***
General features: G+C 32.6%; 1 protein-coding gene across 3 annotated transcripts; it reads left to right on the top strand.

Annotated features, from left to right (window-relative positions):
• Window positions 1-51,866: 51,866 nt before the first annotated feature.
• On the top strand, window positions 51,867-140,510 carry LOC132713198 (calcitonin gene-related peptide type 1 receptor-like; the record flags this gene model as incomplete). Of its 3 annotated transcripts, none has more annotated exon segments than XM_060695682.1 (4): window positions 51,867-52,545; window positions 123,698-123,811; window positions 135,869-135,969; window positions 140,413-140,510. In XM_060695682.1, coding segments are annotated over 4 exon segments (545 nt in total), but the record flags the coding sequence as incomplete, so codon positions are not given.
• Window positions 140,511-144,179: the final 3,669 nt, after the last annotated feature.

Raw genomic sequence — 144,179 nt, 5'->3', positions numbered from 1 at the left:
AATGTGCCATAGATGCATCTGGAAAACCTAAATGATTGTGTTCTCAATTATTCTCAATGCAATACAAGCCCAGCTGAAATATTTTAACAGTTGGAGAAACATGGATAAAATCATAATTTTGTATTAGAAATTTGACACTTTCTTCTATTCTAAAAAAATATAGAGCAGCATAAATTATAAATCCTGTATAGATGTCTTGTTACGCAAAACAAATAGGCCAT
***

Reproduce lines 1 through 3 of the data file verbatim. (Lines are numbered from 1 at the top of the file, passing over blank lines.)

General features: G+C 32.6%; 1 protein-coding gene across 3 annotated transcripts; it reads left to right on the top strand.

Annotated features, from left to right (window-relative positions):
• Window positions 1-51,866: 51,866 nt before the first annotated feature.